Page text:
Burning Man Is Over and Your Skin Is a Wreck. Now What?
Re-entry into the world of indoor plumbing, relative dustless-ness, and pants after Burning Man can take time, but one thing you can't afford to ignore right now is your skin. After days (or weeks) of harsh alkaline dust, your body needs some sweet, sweet, moisturized lovin'—and I'm not talking about the kind of "love" you found that one day in the Orgy Dome.
If you can't quite shake that dusty feeling, it's probably because you still have dust on your skin. White vinegar can help. It's cheap, it's available at every grocery store, and there's a decent chance you have it in your pantry. (Don't keep the stuff around the house? Get a giant bottle of it at your neighborhood grocery store or drug store. It will also come in handy when cleaning your clothes and gear.) Make a solution of water and vinegar—I like a 3-to-1 water to vinegar ratio—and use it like soap in the shower. You can also use white vinegar to wash the dust out of your hair—including color-treated hair.
Looking for something a little more pleasant-smelling than vinegar? Try Dr. Bronner's Castille Soap. (Fun fact: The Bronner's folks are behind the Transfoamation camp at Burning Man, though the decommodification principle prohibits them from labeling as such.)
There's also Bathing Culture, another local, eco-friendly brand. At first, I was skeptical about the brand's scent, called Cathedral Grove, after a review described the smell as "the Free Love movement... having an orgy in your nose." I'm happy to report that I've since met the Bathing Culture founders—who, like the Bronner's crew, are also Burners—and I've tried the product. (Full disclosure: They gave me a bottle when I met them at Renegade Craft Fair.) To me, it smells like lightly-fragrant flowers and woody tones after a spring rain. I use it all the time.
Once you're seriously clean, it's time to talk about...
Moisturizing Your Face
Just like your brain needs time to rebound from a relationship, your skin needs time to rebound from Burning Man. it also needs a helluva lot of moisturizer.
Your cheapest options for all-over hydration are petroleum jelly or coconut oil. I get the hesitation about petroleum jelly, most popularly sold as Vaseline. After all, it has the word petroleum in the name, and that doesn't sound like something your want to slather on your face. You have to do you, but I will say that I've been dealing with painfully dry skin lately, and Vaseline is a lifesaver when nothing else seems to work.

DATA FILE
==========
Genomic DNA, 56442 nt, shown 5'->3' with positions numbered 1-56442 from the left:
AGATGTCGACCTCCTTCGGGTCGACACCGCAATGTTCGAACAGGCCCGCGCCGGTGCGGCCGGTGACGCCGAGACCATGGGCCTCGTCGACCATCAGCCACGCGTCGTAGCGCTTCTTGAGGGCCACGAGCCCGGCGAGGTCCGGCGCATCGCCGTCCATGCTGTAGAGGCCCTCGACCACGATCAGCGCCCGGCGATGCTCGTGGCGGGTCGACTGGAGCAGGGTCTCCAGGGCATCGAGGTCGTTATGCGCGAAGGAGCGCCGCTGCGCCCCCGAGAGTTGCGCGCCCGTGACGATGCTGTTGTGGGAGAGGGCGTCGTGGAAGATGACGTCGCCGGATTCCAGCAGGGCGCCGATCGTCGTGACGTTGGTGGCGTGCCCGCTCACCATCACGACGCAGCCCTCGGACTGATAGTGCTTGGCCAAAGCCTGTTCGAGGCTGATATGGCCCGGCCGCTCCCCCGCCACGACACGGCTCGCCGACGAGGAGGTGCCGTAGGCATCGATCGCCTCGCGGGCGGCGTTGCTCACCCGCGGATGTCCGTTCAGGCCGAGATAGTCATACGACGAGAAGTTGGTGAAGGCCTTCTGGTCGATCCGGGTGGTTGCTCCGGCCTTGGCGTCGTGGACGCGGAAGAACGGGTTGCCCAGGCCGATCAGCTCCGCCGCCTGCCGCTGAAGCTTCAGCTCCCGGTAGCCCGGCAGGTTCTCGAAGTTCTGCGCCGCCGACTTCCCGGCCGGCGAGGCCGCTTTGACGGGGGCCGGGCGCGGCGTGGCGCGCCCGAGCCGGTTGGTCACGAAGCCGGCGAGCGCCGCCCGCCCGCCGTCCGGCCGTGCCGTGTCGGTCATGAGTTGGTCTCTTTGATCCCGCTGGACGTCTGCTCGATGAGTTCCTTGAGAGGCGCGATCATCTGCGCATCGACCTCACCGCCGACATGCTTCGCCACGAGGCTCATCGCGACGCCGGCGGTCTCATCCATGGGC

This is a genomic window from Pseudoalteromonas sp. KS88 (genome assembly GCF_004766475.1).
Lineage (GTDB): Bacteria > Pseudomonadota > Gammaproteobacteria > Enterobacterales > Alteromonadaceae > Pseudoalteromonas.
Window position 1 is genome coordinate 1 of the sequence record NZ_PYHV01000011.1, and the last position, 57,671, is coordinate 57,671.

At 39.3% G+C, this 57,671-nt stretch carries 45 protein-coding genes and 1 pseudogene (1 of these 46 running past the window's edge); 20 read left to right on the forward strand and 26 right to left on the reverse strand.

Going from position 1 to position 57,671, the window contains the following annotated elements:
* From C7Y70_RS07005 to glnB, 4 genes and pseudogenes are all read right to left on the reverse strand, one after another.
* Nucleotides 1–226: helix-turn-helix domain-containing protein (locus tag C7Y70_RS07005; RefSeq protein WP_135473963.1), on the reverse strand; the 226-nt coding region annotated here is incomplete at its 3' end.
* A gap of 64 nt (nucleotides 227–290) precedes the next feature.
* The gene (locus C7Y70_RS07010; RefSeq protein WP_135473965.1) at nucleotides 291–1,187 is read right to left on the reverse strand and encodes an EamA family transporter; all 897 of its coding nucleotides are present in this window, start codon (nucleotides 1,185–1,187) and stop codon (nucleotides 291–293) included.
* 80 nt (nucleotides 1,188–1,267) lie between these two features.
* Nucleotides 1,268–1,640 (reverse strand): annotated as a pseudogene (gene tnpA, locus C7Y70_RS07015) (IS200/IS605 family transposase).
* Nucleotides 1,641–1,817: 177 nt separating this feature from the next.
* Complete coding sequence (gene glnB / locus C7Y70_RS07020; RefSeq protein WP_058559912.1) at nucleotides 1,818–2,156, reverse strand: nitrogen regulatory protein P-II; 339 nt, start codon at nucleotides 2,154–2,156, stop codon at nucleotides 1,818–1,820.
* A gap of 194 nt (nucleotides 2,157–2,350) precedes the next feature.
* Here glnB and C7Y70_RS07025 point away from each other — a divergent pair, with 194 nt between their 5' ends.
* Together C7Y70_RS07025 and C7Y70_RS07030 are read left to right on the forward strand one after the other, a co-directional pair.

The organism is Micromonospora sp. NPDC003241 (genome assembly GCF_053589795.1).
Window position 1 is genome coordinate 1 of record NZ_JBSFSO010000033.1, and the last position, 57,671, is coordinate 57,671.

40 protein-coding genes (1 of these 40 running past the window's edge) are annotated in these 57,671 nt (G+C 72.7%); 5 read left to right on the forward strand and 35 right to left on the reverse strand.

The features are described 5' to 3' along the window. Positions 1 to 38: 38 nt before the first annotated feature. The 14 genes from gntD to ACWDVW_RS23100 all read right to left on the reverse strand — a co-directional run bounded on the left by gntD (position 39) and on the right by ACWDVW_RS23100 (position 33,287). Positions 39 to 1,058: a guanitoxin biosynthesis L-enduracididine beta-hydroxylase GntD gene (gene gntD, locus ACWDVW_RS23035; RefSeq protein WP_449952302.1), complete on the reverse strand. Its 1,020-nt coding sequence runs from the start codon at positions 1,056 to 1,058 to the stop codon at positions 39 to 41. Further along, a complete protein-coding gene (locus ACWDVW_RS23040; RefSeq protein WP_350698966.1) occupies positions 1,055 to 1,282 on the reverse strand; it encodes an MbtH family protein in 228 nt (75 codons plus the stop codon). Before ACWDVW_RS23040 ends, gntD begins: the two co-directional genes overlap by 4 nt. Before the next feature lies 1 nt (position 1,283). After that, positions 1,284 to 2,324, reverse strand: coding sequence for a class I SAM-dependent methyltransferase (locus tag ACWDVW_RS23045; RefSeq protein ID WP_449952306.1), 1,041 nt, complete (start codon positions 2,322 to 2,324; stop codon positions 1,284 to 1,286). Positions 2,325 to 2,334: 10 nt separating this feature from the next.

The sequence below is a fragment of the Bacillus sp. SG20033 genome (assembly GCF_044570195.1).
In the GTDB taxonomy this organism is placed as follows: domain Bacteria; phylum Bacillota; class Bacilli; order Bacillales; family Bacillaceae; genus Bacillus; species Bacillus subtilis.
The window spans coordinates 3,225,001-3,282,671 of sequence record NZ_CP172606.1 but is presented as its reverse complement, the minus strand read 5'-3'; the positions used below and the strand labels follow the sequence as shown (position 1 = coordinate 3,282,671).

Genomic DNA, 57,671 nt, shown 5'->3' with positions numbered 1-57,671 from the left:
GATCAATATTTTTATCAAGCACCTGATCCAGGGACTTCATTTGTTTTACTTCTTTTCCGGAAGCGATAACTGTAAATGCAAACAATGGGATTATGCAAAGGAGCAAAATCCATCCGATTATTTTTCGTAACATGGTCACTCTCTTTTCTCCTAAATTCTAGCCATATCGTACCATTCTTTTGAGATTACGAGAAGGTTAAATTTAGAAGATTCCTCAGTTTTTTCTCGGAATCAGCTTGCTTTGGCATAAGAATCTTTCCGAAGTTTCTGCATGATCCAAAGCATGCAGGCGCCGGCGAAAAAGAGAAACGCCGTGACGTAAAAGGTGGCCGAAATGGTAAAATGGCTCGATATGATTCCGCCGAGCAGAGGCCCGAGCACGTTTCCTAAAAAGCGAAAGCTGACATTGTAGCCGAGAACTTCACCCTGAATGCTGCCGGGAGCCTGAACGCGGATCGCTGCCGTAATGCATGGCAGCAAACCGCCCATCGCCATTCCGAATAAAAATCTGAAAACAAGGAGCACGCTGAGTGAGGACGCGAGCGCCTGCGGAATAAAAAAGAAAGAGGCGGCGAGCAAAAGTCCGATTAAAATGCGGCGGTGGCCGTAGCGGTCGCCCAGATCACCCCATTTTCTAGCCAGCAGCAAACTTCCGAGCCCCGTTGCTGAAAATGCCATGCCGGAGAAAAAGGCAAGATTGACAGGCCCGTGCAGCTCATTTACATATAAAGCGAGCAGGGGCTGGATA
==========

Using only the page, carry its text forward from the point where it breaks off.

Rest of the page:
For a comparably cheap, natural option, go with coconut oil. You can turn to a brand that creates coconut oil-based products, (like Berkeley's Cocokind), or you can just use the stuff from Trader's Joe's—the very same coconut oil that's sitting on your kitchen counter right now! It's cheap. It's natural. It's super-hydrating. And it comes in an organic option.
Don't trust skincare products unless they cost a small fortune? Then consider Fresh's Crème Ancienne and GlamGlow's ThirstyMud. Crème Ancienne ($145) is a thick formula that can keep hydrating up to 28 hours. It actually feels heavy when you apply it, and it locks moisture into your skin. GlamGlow's ThirstyMud ($69) is some kind of sugar-scented sorcery. It's a hydrating mask, and you can either wear it for 10-20 minutes during the day before rinsing it off, or use it as an overnight mask. If you're not wearing this overnight, you're doing life wrong. I've found very few products that offer that fresh-from-a-facial glow, but this one delivers results every. damn. time.
Now that your face is covered, let's talk about...
Treating Your Hands and Feet
Hands and feet bear the brunt of your Black Rock City shenanigans, so they need extra attention at home. Once you've settled on a moisturizer—be it Vaseline, coconut oil, or a more traditional dry skin solution like Aquaphor or Neutrogena's Norwegian Formula Hand Cream, commit to it with an extra level of skincare goodness: spa gloves or socks. The beauty of adding gloves or socks before you go to bed is they will keep the product against your skin, allowing it penetrate more deeply.
Alternatively, try the PediSpa Intensive Moisturizing Footmask by Look Beauty ($9.99 at Target, available in stores). Or, if you're ready to shed the icky, dry skin completely, go for a Baby Foot treatment. Both of these are pre-packaged booties filled with natural, foot-reforming concoctions. The instructions indicate that you shouldn't use these products if you have open wounds on your feet, so they won't be immediate remedies for Playa Foot. But, when your wounds have heeled and you want your feet to feel softer quickly, all-in-one booties are a foolproof solution for a foot makeover.
As you unpack, clean, and repack your Burning Man gear, your skin can get dry and dusty again. If you want to hit up a spa for a post-Playa skin treatment, wait until all the cleaning is done before sinking money into professional pampering. For now, there are lots of home options to help your skin look and feel better without spending a fortune.
Have another home remedy you want to share? Or a favorite post-Burn spa treatment? Share it in the comments below.